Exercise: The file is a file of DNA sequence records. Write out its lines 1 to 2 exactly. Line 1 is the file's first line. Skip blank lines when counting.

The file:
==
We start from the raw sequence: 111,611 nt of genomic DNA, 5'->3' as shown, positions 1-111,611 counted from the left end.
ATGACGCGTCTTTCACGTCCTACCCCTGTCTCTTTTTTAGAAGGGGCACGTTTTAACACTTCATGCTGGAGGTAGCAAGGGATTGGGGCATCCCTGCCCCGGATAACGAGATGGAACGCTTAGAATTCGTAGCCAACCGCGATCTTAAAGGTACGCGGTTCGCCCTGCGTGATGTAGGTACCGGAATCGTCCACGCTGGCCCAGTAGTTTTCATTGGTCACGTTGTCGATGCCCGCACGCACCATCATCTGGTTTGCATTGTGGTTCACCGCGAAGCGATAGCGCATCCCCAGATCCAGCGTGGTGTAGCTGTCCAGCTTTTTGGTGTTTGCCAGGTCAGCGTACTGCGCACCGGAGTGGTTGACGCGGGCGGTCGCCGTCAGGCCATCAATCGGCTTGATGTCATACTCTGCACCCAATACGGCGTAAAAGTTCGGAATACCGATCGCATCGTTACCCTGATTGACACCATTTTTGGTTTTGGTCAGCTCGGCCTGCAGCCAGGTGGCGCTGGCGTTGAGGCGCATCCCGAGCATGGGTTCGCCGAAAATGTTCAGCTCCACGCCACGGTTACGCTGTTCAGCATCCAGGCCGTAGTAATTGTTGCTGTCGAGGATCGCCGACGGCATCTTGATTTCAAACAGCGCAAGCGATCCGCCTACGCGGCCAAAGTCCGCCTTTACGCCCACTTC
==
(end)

We start from the raw sequence: 111,611 nt of genomic DNA, 5'->3' as shown, positions 1-111,611 counted from the left end.
ATGACGCGTCTTTCACGTCCTACCCCTGTCTCTTTTTTAGAAGGGGCACGTTTTAACACTTCATGCTGGAGGTAGCAAGGGATTGGGGCATCCCTGCCCCGGATAACGAGATGGAACGCTTAGAATTCGTAGCCAACCGCGATCTTAAAGGTACGCGGTTCGCCCTGCGTGATGTAGGTACCGGAATCGTCCACGCTGGCCCAGTAGTTTTCATTGGTCACGTTGTCGATGCCCGCACGCACCATCATCTGGTTTGCATTGTGGTTCACCGCGAAGCGATAGCGCATCCCCAGATCCAGCGTGGTGTAGCTGTCCAGCTTTTTGGTGTTTGCCAGGTCAGCGTACTGCGCACCGGAGTGGTTGACGCGGGCGGTCGCCGTCAGGCCATCAATCGGCTTGATGTCATACTCTGCACCCAATACGGCGTAAAAGTTCGGAATACCGATCGCATCGTTACCCTGATTGACACCATTTTTGGTTTTGGTCAGCTCGGCCTGCAGCCAGGTGGCGCTGGCGTTGAGGCGCATCCCGAGCATGGGTTCGCCGAAAATGTTCAGCTCCACGCCACGGTTACGCTGTTCAGCATCCAGGCCGTAGTAATTGTTGCTGTCGAGGATCGCCGACGGCATCTTGATTTCAAACAGCGCAAGCGATCCGCCTACGCGGCCAAAGTCCGCCTTTACGCCCACTTC